Buffington Law Firm's business trial lawyers have frequently dealt with lawsuits deriving from business disputes involving the purchase and sale of a business. These lawsuits typically occur when the buyer believes that the seller concealed or misstated some material fact concerning the nature of the business. Alternatively, the buyer may simply not carry out some of his or her obligations set forth in the purchase contract, such as making installment payments against the purchase price if the contract calls for this. In either context, litigation is common.
In a business purchase and sale transaction it is critical that the seller ensure that he or she has disclosed all material facts concerning the business. Failure to do so, i.e. nondisclosure of a material fact, can lead to a lawsuit based on allegations of fraud. [See generally California Civil Codes Sections 1709, 1710]. Unfortunately lawsuits making this type of allegation against a business seller are very common. This is sometimes due to deliberate (or even unintentional) concealment of facts by a seller. Sometimes, however, buyers of a business rush through the due diligence phase of the transaction and are overconfident that they "know what they are doing." There is sometimes a tendency for buyers to focus on obtaining financing for their purchase rather than to take a deep breath and really understand the business that he or she is purchasing. There is no "magic formula" for avoiding fraud (or a misunderstanding) in the sale of a business, but here are some tips:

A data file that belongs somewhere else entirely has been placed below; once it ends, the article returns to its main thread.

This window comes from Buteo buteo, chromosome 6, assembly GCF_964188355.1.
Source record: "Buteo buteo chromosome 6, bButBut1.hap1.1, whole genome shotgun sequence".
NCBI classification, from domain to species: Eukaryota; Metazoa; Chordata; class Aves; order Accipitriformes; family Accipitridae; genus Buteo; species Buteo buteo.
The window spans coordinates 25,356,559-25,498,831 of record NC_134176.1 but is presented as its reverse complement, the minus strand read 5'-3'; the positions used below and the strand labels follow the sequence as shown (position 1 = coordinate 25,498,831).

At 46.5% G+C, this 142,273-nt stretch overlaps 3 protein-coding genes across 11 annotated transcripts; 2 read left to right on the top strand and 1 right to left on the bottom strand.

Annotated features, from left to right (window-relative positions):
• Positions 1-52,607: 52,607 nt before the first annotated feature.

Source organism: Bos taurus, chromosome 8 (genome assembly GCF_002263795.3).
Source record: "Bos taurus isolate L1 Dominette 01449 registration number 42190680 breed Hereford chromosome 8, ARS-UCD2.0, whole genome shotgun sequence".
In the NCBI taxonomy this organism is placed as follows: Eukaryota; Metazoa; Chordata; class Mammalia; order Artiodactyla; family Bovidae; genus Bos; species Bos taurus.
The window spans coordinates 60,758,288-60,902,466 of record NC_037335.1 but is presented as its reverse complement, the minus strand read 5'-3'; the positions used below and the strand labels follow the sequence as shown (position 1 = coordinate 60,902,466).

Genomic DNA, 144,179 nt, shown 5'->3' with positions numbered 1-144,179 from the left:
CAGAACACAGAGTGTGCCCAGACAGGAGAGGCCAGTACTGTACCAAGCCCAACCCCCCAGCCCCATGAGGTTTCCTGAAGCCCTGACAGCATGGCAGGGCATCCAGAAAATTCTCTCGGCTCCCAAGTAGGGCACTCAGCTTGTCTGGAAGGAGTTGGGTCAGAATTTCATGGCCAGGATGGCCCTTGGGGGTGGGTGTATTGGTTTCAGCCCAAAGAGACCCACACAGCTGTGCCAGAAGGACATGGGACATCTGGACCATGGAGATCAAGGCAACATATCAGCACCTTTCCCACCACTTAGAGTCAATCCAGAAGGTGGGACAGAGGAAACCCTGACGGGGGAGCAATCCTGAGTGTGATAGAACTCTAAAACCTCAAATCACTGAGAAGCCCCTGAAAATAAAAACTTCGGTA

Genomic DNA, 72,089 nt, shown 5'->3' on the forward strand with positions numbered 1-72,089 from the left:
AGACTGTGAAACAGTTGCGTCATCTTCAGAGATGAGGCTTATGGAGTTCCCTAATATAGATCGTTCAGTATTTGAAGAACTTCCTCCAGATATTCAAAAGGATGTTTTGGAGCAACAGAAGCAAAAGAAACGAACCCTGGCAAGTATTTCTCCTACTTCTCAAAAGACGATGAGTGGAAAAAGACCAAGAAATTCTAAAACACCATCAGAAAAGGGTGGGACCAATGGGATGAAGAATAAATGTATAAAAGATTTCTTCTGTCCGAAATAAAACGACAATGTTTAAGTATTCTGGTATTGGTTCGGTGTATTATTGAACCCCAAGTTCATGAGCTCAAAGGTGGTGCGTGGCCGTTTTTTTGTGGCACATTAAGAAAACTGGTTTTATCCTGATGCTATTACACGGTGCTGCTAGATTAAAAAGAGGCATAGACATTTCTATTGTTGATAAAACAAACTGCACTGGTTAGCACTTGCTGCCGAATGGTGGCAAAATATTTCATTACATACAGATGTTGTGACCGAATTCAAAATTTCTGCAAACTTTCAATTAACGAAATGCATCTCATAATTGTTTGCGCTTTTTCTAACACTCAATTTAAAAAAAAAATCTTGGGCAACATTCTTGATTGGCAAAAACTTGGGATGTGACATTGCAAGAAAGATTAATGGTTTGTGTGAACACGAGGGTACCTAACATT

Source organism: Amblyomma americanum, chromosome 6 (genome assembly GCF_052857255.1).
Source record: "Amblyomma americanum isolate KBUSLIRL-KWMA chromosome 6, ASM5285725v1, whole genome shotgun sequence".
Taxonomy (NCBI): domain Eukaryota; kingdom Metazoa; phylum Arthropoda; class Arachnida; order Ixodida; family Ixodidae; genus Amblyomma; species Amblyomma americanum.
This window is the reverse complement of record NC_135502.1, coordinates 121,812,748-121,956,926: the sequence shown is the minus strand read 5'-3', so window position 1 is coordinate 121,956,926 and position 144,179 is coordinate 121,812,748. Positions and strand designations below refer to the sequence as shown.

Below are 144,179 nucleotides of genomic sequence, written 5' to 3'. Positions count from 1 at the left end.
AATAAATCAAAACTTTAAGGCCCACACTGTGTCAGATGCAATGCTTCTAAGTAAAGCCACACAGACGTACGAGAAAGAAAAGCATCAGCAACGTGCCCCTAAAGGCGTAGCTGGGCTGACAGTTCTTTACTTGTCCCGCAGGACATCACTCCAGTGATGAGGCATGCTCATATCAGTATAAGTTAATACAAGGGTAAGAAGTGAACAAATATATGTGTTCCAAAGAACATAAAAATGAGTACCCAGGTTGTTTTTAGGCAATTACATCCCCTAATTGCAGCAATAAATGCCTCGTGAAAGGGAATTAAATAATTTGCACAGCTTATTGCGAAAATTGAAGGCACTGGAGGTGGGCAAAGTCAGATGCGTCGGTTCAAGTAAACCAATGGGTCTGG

- Always understand why a seller is selling. Be skeptical if it is for "health reasons" -- especially if the seller looks healthy.
- Ensure that revenues and expenses as reported on the financial statements are accurate. Do the bank statements support the reported revenues? Have your reviewed actual tax returns filed with the IRS that support these numbers?
- Are any expenses (example, a lease) about to change dramatically?
- Are there issues with key employees staying or leaving?
- How will customers react to a change in ownership? This is often critical.
- How hard did the seller work when he or she owned the business? Is the buyer prepared and able to do the same?
- Does the purchase and sale agreement protect the buyer from the seller? Is there an enforceable non-competition provision in the contract?
- Has the seller had a lawyer review the contract?
This short list is by no means complete.
Not uncommonly, sometimes sellers deliberately misrepresent, or fail to disclose, some critical aspect of the business. This, of course, gives rise to a fraud cause of action as well as an action for breach of contract. In other lawsuits that our Firm has handled, the buyer simply ignored one or more of the above issues through no fault of the seller. Customers may not warm up to the new owner. The new owner may not "go the extra mile" for customers the way the previous owner had to do. Not uncommonly, the new owner is simply not as good at running the new business as was the founder. This leads to a disappointed buyer and frequently, a lawsuit.
If you have a business dispute involving the purchase and sale of a business, you may speak directly with one of Buffington Law Firm's experienced Orange County business litigation attorneys in a free legal consultation. We will review your case and advise you as to how we can help. There is never any cost or obligation, so call us today!